In total 216 children, just under one-fifth of the sample (19%), were reported as having at least one type of health problem or disability, including 36 children with more than one difficulty (see Table 2.6). Information for just under one-quarter of the children (23%) was either not known or simply missing 7. This absence of information has been reflected in prior research relating to children in the care of local authorities (Butler and Payne, 1997).

Table 2.6
Children with health problems or disability

Type of problem

Number

Per cent*

Chronic health problem

45

4%

Learning disability

56

5%

Physical disability

12

1%

Psychiatric problem

67

6%

Multiple problems

36

3%

Total

216

19%

*The percentage figures are reported as a proportion of the total sample.

Past care experience

Separation from parents, especially involving institutional care, is a recognised risk factor in the lives of children (Bowlby, 1979; Hodges and Tizard, 1989a, b). A child's experience in public care can result in a number of negative consequences, for example: multiple placements; loss of contact or infrequent contact with important family members; moves of school (Packman et al, 1986, Millham et al, 1986).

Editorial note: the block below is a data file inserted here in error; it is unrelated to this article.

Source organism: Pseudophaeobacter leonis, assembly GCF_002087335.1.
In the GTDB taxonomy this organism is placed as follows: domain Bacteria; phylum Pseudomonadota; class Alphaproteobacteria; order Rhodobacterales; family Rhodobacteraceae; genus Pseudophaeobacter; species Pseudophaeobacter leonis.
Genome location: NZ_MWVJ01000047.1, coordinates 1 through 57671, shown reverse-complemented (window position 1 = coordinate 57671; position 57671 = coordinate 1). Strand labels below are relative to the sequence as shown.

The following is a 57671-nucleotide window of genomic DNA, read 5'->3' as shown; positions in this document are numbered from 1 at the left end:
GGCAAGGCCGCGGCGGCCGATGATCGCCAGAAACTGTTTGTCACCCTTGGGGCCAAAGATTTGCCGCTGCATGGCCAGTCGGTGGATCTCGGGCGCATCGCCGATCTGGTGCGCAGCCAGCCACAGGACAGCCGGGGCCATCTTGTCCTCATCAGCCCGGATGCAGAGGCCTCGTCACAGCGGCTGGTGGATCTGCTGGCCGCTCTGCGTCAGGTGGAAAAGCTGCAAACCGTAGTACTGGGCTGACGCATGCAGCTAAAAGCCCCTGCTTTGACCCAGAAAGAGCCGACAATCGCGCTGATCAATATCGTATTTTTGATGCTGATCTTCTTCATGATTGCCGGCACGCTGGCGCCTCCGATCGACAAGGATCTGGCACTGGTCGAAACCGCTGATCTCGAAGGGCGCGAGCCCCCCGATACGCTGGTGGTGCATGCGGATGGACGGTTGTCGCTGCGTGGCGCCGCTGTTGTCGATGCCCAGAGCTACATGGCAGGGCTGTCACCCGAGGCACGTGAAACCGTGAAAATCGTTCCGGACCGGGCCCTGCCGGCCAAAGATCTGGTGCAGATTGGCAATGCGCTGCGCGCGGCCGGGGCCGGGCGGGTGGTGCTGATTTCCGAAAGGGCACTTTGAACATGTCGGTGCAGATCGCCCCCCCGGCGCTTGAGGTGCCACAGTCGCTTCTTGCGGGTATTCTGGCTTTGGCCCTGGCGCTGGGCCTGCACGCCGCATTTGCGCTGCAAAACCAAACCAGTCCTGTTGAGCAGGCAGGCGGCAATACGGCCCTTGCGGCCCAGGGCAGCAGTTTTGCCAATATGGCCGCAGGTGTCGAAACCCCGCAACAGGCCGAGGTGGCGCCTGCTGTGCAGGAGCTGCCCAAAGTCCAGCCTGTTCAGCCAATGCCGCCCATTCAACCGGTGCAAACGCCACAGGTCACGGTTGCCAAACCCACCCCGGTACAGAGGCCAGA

Reporters were asked to record whether the children had any experience of living in care away from home involving the social work department (SWD) or the Reporter. Just over one-third of children (34%, 381, n=1,124) at February 1995 had at least one experience of being in care living away from home.

The pattern of care history ranged from children with only one short-term experience of care to those who had much longer or more varied patterns of public care history (see Table 2.7). Almost half (49%) of the 'care group' had been in care living away from home for extended periods of their childhood.

Table 2.7*
The children's pattern of care history

Pattern of past care history

Number

Per cent
of care group

brief but frequent periods in care

38

11%

few but extended periods

175

49%

never in care prior to current admission

13